Alvarez-Perez, M., Goldup, S. M., Leigh, D. A. & Slawin, A. M. A chemically-driven molecular information ratchet. J. Am. Chem. Soc. 130, 1836–1838 (2008).
Pairault, N. et al. Dataset supporting the article ‘A catenane that is topologically achiral despite being composed of oriented rings’. University of Southampton Institutional Research Repository https://doi.org/10.5258/SOTON/D2492 (2023).
S.M.G thanks the European Research Council (Consolidator Grant, agreement no. 724987) and the Royal Society for a Research Fellowship (RSWF\FT\180010). E.M.G.J. thanks the EPSRC and University of Southampton for a Doctoral Prize Fellowship.
The authors declare no competing interests.
Peer review information
Nature Chemistry thanks the anonymous reviewers for their contribution to the peer review of this work.
Publisher’s note Springer Nature remains neutral with regard to jurisdictional claims in published maps and institutional affiliations.
Extended Data Fig. 1 Annotated representations of catenane 3 for assigning the absolute stereochemistry of the molecule.
a. The structure of catenane (S,Rmp,Eco-c)-3 produced from the reaction of (Z)-1 and (S)-2. The triazole C atom in bold is higher priority for the purpose of defining the co-conformational geometry. b. The (S,Rmp,Zco-c)-3 co-conformational covalent geometric isomer of 3. The triazole C atom in bold is higher priority for the purpose of defining the co-conformational geometry in this structure. c. The components of 3 with atoms A and B labelled. The triazole C atom in bold is higher priority for the purpose of defining the orientation of the triazole containing macrocycle (this is a fixed property of the covalent structure, as opposed to the bold atoms in a. and b. which depend on the position of the bipyridine ring). d. Catenane 3 redrawn such that the A→B vector of the bipyridine macrocycle passes through the triazole macrocycle away from the observer, confirming that the stereochemistry of 3 produced from (S)-2 is Rmp.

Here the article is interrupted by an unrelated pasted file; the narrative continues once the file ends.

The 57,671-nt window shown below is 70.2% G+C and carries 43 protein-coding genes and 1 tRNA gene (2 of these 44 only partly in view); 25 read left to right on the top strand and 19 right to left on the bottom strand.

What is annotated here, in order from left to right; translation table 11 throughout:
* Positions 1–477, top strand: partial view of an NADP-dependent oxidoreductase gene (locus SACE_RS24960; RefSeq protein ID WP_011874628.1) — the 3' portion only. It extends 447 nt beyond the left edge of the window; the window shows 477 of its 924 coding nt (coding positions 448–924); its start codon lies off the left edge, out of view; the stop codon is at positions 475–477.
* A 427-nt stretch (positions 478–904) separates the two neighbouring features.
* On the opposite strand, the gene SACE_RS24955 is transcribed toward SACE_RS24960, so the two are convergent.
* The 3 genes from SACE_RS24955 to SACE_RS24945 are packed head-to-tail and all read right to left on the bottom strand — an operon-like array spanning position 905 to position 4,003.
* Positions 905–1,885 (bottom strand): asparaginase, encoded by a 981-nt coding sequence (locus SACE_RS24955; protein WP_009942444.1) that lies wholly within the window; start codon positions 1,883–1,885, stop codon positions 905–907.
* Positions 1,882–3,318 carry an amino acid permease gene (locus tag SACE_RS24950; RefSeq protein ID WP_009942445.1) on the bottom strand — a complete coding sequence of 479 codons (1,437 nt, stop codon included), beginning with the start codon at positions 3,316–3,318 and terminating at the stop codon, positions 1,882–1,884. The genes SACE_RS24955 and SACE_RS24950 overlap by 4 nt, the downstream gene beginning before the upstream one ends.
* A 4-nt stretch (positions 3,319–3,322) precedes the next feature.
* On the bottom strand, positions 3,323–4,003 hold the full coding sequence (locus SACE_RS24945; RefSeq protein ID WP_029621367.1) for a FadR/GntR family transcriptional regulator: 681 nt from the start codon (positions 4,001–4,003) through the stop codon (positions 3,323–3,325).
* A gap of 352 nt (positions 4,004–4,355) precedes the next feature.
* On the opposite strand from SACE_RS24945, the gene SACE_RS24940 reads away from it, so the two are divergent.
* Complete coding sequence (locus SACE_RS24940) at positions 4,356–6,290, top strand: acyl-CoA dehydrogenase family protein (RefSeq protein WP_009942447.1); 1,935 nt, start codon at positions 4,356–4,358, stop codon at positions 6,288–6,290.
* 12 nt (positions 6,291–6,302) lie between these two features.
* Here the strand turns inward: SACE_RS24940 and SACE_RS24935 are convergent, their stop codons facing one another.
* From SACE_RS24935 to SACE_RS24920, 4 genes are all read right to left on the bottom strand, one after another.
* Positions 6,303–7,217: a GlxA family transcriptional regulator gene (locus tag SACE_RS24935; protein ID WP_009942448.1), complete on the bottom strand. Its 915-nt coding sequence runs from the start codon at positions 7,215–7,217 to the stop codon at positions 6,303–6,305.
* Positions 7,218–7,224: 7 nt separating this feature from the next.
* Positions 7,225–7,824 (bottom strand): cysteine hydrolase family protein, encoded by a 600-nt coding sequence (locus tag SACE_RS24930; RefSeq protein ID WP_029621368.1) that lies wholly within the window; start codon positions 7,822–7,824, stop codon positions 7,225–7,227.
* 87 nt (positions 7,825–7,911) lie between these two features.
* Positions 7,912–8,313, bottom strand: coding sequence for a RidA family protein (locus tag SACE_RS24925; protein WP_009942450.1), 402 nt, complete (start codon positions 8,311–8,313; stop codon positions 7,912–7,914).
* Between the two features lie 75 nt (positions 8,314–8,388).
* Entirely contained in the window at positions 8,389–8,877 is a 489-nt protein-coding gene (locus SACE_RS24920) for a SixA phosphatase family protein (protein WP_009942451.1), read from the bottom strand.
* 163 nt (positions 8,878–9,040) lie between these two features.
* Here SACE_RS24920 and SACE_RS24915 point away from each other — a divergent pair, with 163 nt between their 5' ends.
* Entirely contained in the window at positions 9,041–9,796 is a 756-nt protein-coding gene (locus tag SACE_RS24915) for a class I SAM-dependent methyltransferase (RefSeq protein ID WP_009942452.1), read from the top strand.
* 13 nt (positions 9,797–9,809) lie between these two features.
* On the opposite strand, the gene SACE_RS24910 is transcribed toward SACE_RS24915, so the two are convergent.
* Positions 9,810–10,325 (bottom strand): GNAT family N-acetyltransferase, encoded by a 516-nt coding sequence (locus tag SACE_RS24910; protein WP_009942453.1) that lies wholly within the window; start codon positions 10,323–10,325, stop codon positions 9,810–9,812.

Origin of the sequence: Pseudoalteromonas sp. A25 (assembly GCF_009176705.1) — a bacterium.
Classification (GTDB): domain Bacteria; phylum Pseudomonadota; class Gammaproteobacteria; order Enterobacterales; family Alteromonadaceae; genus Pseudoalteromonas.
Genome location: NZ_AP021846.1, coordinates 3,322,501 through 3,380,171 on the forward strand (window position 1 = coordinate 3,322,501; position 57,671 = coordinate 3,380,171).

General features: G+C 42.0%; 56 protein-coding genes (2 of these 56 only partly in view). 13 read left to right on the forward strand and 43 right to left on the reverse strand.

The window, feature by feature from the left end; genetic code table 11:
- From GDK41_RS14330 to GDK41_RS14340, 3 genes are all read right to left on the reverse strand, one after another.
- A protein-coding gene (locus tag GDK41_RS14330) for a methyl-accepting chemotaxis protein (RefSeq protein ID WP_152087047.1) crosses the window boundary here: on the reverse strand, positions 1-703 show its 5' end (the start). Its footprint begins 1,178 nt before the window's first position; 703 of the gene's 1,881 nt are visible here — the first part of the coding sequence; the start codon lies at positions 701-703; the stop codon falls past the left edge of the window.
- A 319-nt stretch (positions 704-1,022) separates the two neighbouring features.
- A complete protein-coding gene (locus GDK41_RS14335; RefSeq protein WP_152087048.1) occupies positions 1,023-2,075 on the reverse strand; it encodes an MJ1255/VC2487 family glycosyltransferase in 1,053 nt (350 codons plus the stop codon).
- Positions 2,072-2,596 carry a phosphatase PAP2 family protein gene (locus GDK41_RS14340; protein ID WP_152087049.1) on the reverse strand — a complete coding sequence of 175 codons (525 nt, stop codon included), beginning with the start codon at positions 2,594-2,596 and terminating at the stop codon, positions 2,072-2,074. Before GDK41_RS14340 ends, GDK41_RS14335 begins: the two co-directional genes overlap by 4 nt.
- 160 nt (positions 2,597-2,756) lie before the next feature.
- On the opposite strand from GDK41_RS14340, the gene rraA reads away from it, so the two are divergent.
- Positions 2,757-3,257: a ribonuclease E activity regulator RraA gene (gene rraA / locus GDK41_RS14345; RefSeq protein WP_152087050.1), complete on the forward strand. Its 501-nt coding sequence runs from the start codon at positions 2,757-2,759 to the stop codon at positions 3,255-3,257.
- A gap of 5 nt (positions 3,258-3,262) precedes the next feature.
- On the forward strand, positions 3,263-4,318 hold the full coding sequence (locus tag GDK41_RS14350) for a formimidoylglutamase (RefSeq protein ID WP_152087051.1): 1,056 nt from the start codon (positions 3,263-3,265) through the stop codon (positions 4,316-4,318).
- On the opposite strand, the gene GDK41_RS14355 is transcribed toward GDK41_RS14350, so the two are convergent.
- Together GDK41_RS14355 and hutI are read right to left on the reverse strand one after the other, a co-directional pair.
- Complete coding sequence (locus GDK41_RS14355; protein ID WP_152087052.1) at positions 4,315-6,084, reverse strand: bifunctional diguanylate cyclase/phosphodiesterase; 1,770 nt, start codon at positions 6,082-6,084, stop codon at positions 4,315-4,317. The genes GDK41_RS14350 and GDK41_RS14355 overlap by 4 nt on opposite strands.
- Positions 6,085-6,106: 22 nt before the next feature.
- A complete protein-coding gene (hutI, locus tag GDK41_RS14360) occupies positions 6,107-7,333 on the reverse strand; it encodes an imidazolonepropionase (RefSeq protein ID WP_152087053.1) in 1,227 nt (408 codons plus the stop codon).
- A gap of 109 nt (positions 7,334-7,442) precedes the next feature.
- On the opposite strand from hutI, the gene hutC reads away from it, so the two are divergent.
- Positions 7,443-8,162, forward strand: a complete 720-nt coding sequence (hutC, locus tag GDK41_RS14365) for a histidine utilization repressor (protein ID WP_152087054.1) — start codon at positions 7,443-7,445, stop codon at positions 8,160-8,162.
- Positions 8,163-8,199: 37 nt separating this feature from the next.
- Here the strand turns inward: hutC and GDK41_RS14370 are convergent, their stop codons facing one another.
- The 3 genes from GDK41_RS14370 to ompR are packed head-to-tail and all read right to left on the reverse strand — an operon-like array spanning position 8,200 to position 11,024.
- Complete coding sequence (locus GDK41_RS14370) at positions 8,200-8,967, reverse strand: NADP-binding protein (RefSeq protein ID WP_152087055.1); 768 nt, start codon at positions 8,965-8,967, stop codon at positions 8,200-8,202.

Extended Data Fig. 2 Annotated representations of catenane 4 for assigning the absolute stereochemistry of the molecule.
a. The structure of catenane (S,Smp,Eco-c)-4 produced from (S)-2. b. The bipyridine macrocycle with atoms A and B labelled (A and B atoms of the triazole macrocycle as in Extended Data Fig. 1c). c. Catenane 4 with the A→B vector of the bipyridine ring passing through the triazole macrocycle away from the observer, confirming that the stereochemistry of 4 produced from (S)-2 is Smp.
Extended Data Fig. 3 Annotated representations of catenane S16 for assigning the absolute stereochemistry of the molecule.
a. The structure of catenane (Smp,Eco-c)-S16 produced from (S)-2. b. The bipyridine macrocycle of S16 with atoms A and B labelled (A and B atoms of the triazole macrocycle as in Extended Data Fig. 1c). c. Catenane S16 with the A→B vector of the bipyridine macrocycle passing through the triazole macrocycle away from the observer, confirming that the stereochemistry of S16 produced from (S)-2 is Smp.
Extended Data Fig. 4 Annotated representations of catenane 5 for assigning the absolute stereochemistry of the molecule.
a. The structure of catenane (Rmp,Eco-c)-5 produced from (S)-2 as depicted in the manuscript. b. The triazole-containing macrocycle with atoms A and B labelled (A and B atoms of the bipyridine macrocycle as in Extended Data Fig. 3b). c. Catenane 5 with the A→B vector of the bipyridine macrocycle passing through the triazole macrocycle away from the observer, confirming that the stereochemistry of 5 produced from (S)-2 is Rmp.
About this article
Cite this article
Pairault, N., Rizzi, F., Lozano, D. et al. A catenane that is topologically achiral despite being composed of oriented rings. Nat. Chem. 15, 781–786 (2023). https://doi.org/10.1038/s41557-023-01194-1